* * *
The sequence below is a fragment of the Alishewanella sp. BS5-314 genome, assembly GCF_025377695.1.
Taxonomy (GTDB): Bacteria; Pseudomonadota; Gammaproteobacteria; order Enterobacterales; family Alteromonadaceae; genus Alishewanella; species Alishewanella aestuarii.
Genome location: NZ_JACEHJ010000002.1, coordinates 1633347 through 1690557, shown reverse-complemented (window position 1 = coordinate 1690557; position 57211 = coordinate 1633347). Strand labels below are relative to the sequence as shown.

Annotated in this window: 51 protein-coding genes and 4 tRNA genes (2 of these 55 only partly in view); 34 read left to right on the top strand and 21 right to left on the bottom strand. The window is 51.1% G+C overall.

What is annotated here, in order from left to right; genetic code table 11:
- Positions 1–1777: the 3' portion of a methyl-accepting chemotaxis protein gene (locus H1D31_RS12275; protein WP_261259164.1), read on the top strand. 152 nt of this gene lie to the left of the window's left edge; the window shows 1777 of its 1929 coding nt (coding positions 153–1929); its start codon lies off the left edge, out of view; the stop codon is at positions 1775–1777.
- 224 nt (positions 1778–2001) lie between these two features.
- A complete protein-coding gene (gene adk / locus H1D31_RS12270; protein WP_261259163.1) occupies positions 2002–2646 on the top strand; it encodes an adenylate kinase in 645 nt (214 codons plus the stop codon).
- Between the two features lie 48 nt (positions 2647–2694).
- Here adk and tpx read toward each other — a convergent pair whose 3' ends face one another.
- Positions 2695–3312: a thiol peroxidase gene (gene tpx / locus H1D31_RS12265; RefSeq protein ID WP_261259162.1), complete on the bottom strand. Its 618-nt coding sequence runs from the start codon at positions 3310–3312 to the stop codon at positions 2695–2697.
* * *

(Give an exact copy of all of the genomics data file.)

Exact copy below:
The sequence below is a fragment of the Alishewanella sp. BS5-314 genome, assembly GCF_025377695.1.
Taxonomy (GTDB): Bacteria; Pseudomonadota; Gammaproteobacteria; order Enterobacterales; family Alteromonadaceae; genus Alishewanella; species Alishewanella aestuarii.
Genome location: NZ_JACEHJ010000002.1, coordinates 1633347 through 1690557, shown reverse-complemented (window position 1 = coordinate 1690557; position 57211 = coordinate 1633347). Strand labels below are relative to the sequence as shown.

Annotated in this window: 51 protein-coding genes and 4 tRNA genes (2 of these 55 only partly in view); 34 read left to right on the top strand and 21 right to left on the bottom strand. The window is 51.1% G+C overall.

What is annotated here, in order from left to right; genetic code table 11:
- Positions 1–1777: the 3' portion of a methyl-accepting chemotaxis protein gene (locus H1D31_RS12275; protein WP_261259164.1), read on the top strand. 152 nt of this gene lie to the left of the window's left edge; the window shows 1777 of its 1929 coding nt (coding positions 153–1929); its start codon lies off the left edge, out of view; the stop codon is at positions 1775–1777.
- 224 nt (positions 1778–2001) lie between these two features.
- A complete protein-coding gene (gene adk / locus H1D31_RS12270; protein WP_261259163.1) occupies positions 2002–2646 on the top strand; it encodes an adenylate kinase in 645 nt (214 codons plus the stop codon).
- Between the two features lie 48 nt (positions 2647–2694).
- Here adk and tpx read toward each other — a convergent pair whose 3' ends face one another.
- Positions 2695–3312: a thiol peroxidase gene (gene tpx / locus H1D31_RS12265; RefSeq protein ID WP_261259162.1), complete on the bottom strand. Its 618-nt coding sequence runs from the start codon at positions 3310–3312 to the stop codon at positions 2695–2697.